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In a Nutshell: Austin Dillon took the checkered flag 1.054 seconds ahead of Matt Crafton to win Saturday afternoon’s UNOH 175 at New Hampshire Motor Speedway. Dillon survived a restart with Crafton charging hard to his outside with nine laps remaining and was able to gap the field en route to Victory Lane. Johnny Sauter, Timothy Peters and John Hunter Nemechek rounded out the top five.
Who Should Have Won: Simply put, Dillon was the truck to beat all weekend, and he backed that up during the race. Having led both practice sessions, the driver of the No. 33 Chevrolet took the pole Saturday morning and led the first 43 laps of the race. After losing the top spot on a later restart, Dillon spent much of the race running inside the top three before he was able to capitalize on not pitting when the rest of the field did. He ended up leading a race-high 80 circuits on the day.
At about the midway point of the race, Kyle Busch Motorsports owner Busch held a comfortable lead of more than a second-and-a-half over his driver and teammate Jones when suddenly he slowed on the track. To watch such a dominant truck slow so dramatically, I sat here wondering what was wrong with the No. 51 Toyota, but as it turned out, he had slowed just to allow Jones to take the lead and earn a bonus point.
The booth talked about the incident, first wondering what was wrong and then in disbelief at the timing of the move. They even went as far as to say Busch could blame the slowing on an ignition problem or something. Are you kidding me?
I mean, I know helping teammates isn’t anything new in NASCAR, but I haven’t seen such a blatant move in quite a while, and it’s not something I agree with at all, especially not in the way it was done. Letting your teammate start on the outside of the front row and grab the lead by dropping down to the bottom of the groove is one thing, but to drop the speed so dramatically was just too obvious and should not be allowed by NASCAR.
What happened to the mandate that drivers should race at 100%?
Tyler Reddick Struggles
Following one heck of a rebound at Chicagoland Speedway last weekend after an early black flag, Reddick just couldn’t get the truck right Saturday. Struggling with handling for much of the day, the driver of the No. 19 Ford qualified 14th and worked his way inside the top 10.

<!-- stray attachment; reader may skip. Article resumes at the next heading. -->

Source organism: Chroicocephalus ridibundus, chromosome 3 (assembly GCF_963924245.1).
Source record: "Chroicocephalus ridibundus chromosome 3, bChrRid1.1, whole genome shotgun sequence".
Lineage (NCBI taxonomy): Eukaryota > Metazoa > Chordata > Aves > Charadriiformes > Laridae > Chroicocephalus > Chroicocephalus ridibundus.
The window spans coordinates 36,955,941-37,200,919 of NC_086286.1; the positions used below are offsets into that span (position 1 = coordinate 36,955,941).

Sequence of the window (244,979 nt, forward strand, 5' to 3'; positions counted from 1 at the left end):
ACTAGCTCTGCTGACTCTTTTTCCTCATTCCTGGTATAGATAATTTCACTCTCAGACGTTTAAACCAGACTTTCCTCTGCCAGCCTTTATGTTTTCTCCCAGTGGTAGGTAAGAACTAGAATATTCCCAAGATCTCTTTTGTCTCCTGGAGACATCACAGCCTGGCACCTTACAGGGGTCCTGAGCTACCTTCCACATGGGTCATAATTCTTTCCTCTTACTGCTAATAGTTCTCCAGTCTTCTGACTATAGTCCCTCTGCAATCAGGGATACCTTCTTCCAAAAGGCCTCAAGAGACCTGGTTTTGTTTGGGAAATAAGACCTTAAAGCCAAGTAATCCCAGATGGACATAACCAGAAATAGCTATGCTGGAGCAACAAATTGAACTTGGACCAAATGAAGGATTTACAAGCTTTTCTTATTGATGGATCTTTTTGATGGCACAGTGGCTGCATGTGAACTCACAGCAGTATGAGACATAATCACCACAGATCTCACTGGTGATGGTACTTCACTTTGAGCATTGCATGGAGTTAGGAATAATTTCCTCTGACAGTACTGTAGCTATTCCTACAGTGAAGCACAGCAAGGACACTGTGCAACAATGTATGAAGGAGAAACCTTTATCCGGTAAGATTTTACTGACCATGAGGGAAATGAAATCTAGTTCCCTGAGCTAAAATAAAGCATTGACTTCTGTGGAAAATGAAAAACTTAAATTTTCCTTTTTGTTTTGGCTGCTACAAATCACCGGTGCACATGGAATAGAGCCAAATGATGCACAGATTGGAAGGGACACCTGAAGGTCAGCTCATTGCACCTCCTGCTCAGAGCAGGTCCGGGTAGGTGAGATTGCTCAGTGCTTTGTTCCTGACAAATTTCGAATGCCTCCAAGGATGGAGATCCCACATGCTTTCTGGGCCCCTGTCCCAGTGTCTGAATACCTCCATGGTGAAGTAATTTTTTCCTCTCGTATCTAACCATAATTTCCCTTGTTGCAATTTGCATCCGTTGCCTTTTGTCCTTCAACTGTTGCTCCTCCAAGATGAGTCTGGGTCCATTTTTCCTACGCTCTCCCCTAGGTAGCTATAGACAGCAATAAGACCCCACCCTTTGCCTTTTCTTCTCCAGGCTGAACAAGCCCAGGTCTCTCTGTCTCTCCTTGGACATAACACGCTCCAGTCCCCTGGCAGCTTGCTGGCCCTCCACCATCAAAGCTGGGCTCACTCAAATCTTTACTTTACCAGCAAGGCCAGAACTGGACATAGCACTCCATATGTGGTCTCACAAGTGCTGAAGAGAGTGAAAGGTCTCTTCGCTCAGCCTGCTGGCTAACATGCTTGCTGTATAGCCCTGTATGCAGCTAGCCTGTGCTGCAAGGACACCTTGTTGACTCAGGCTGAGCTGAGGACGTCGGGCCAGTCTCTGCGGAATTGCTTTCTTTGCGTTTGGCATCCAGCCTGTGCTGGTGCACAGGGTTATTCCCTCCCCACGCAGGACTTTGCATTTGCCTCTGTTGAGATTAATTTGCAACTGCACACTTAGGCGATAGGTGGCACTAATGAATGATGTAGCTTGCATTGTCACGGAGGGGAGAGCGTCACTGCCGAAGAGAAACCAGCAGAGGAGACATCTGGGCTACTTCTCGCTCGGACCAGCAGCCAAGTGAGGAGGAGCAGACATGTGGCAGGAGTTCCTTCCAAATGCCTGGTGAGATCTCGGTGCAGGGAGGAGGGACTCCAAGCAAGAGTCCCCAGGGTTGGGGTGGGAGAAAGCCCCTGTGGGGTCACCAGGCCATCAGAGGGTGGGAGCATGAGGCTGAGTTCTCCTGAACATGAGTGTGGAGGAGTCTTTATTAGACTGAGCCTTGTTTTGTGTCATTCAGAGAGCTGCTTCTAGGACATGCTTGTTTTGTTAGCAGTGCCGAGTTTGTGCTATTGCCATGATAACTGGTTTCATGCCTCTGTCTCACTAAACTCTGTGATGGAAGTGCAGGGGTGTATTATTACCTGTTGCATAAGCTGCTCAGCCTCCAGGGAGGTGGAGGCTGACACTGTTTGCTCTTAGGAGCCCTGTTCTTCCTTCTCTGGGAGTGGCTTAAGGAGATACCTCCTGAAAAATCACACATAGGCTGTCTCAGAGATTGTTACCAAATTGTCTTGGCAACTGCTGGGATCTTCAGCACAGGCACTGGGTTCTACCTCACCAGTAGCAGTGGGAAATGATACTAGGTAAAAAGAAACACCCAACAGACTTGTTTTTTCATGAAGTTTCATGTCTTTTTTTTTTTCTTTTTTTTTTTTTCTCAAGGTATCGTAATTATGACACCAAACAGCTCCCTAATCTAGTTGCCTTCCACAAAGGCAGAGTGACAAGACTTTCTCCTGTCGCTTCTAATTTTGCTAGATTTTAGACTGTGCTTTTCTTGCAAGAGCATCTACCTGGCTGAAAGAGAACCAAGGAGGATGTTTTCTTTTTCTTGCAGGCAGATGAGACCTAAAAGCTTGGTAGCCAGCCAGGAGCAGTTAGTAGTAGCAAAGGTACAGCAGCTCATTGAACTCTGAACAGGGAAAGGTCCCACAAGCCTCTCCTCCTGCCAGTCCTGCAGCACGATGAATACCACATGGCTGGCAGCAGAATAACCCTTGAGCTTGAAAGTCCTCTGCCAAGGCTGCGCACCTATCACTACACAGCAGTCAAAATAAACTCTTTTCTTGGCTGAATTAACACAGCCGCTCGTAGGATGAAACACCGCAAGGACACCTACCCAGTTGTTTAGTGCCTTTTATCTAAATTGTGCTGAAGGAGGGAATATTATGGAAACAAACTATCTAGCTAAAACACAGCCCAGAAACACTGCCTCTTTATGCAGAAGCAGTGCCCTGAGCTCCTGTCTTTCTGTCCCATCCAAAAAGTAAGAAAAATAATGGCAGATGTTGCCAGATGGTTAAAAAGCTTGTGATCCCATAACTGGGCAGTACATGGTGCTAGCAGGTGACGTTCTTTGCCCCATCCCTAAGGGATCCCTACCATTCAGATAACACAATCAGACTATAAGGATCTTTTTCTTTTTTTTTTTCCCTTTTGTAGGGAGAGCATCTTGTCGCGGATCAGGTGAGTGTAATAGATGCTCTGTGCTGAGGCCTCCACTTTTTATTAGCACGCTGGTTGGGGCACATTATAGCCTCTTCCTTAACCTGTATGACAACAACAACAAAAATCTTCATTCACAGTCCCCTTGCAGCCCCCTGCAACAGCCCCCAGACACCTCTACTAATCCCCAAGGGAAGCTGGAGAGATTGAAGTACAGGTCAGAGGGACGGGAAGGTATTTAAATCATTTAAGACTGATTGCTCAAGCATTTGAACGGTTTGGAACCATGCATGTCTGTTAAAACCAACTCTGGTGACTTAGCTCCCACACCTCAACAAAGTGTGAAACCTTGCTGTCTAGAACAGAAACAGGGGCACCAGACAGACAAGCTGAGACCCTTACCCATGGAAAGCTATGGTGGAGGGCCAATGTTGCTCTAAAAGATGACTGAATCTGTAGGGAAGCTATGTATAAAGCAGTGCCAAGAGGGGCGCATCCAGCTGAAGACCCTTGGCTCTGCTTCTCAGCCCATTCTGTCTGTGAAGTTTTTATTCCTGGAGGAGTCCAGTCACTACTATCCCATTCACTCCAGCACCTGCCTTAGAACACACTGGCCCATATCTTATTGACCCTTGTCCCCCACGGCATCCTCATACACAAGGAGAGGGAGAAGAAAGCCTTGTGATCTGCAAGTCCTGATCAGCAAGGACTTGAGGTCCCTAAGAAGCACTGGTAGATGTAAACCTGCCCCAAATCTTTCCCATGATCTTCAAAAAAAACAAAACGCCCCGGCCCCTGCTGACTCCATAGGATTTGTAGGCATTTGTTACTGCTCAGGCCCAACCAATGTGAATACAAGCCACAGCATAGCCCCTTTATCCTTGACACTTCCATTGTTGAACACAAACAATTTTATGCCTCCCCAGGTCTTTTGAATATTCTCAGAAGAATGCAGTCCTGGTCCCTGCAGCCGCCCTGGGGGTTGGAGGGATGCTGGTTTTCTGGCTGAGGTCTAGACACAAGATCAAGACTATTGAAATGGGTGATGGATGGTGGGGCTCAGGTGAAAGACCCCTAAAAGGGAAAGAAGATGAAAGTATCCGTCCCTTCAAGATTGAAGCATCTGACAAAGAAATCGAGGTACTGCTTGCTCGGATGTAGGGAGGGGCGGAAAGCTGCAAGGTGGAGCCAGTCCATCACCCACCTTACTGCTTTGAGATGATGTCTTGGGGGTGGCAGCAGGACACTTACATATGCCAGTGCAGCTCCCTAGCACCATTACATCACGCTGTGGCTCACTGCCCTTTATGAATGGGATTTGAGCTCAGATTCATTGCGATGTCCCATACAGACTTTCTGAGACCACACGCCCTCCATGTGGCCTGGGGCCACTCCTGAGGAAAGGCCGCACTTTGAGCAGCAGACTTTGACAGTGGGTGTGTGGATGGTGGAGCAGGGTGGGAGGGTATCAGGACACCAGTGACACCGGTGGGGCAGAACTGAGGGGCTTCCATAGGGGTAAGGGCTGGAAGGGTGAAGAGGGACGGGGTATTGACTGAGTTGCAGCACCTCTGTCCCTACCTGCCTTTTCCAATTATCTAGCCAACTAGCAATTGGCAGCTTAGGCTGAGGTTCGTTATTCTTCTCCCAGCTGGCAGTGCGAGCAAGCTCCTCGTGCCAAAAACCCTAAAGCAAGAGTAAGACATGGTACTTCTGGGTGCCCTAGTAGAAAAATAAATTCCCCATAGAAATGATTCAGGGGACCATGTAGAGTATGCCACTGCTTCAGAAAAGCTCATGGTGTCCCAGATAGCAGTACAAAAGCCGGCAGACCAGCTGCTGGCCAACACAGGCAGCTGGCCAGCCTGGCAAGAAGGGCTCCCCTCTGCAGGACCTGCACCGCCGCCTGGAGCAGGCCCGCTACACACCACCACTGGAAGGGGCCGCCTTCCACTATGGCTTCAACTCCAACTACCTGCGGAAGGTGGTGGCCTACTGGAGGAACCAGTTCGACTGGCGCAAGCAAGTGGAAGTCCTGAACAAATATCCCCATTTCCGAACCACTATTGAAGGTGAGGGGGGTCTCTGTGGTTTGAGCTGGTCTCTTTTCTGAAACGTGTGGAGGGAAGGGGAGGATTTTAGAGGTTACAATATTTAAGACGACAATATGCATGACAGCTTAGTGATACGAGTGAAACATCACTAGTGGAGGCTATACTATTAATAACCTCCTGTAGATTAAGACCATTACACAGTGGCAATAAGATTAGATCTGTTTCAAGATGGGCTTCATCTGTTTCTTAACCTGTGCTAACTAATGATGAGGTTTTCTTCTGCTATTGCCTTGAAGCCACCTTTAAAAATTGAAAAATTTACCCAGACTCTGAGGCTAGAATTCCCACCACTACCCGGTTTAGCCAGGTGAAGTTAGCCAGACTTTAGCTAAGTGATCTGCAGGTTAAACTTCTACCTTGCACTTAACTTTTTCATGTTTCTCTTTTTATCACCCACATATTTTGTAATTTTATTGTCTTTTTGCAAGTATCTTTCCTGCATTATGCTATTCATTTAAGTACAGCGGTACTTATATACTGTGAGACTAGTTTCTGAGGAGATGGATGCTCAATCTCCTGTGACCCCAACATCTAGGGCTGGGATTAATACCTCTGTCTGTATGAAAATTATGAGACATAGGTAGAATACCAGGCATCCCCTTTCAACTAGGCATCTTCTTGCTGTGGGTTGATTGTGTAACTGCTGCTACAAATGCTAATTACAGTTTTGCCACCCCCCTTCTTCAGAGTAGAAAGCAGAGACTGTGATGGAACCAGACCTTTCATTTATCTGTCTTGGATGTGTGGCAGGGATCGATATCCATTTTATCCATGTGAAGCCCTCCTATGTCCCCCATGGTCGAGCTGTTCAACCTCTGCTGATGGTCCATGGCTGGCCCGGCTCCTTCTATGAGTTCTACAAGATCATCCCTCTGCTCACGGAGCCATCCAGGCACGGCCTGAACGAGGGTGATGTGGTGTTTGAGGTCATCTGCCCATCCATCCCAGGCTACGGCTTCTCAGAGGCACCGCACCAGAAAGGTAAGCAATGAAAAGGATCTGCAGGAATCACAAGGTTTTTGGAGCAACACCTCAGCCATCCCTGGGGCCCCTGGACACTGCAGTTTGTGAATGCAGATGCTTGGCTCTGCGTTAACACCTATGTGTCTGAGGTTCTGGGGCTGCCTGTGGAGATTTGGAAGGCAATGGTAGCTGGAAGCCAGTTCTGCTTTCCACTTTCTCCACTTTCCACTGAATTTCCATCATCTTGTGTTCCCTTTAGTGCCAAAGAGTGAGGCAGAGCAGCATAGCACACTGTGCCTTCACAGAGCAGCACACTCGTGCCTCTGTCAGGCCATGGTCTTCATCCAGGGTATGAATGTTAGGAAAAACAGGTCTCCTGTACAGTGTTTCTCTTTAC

But on lap 37, Reddick got into fluid laid down on the track by Jordan Anderson and went spinning, though he was able to avoid hitting anything. After sitting through the 13 1/2 minute red-flag period, the No. 19 team got to work and sent Reddick on his way, deep in the top 20.
If that wasn’t enough, Reddick got loose on his own and spun to bring out the final caution with less than 15 laps remaining. This time, he wasn’t so lucky and bounced off of the inside wall, cracking the back bumper and causing substantial sheet metal damage.
To make matters even worse, Reddick turned his truck around right in front of a couple trucks that were still straggling by, nearly taking out Jennifer Jo Cobb along the way. The team worked feverishly to fix the damage enough to keep him on the lead lap, and Reddick went on to finish 15th as the last truck on the lead lap.
What an uphill battle today! It was a humbling experience. I gave it 110%and so did my team. We never give up and never will.
— Tyler Reddick (@TylerReddick) September 26, 2015
What Happened to Spencer Gallagher?
Just shy of the 100-lap mark, Gallagher slowed and hit pit road earlier than was expected for the final round of pit stops. The team jacked up the right side of the truck, looked a little and sent its driver behind the wall for repairs. And while the television broadcast team speculated about what might be wrong with the No. 23 truck, no one ever followed up
As it turned out, Gallagher reported that he had lost all of the drive in his truck and was forced to bring it in for a look. The team had to replace a rear gear, but the damage was already done and Gallagher was left to circle the track more than 40 laps down en route to a 28th-place finish.
— GMS Racing (@GMSRacingLLC) September 26, 2015
“Our Allegiant Travel team really showed what they’re made of this weekend. We constantly improved the balance throughout practice, and definitely made gains during the race,” Gallagher said. “It was unfortunate to have the rear gear issue, because with all the attrition, and the way we were improving our Silverado, we would have had a great opportunity to get another top-10 finish.
“But, today is about our entire GMS Racing organization. Austin [Dillon] getting our first victory is huge, and really shows what type of team we’ve been able to build this year. I can’t wait to get to Las Vegas and run well out there next weekend.”
The Camping World Truck Series celebrated its 500th race, and Dillon’s victory was the first for GMS Racing. It was also crew chief Shane Huffman’s first win atop the pit box.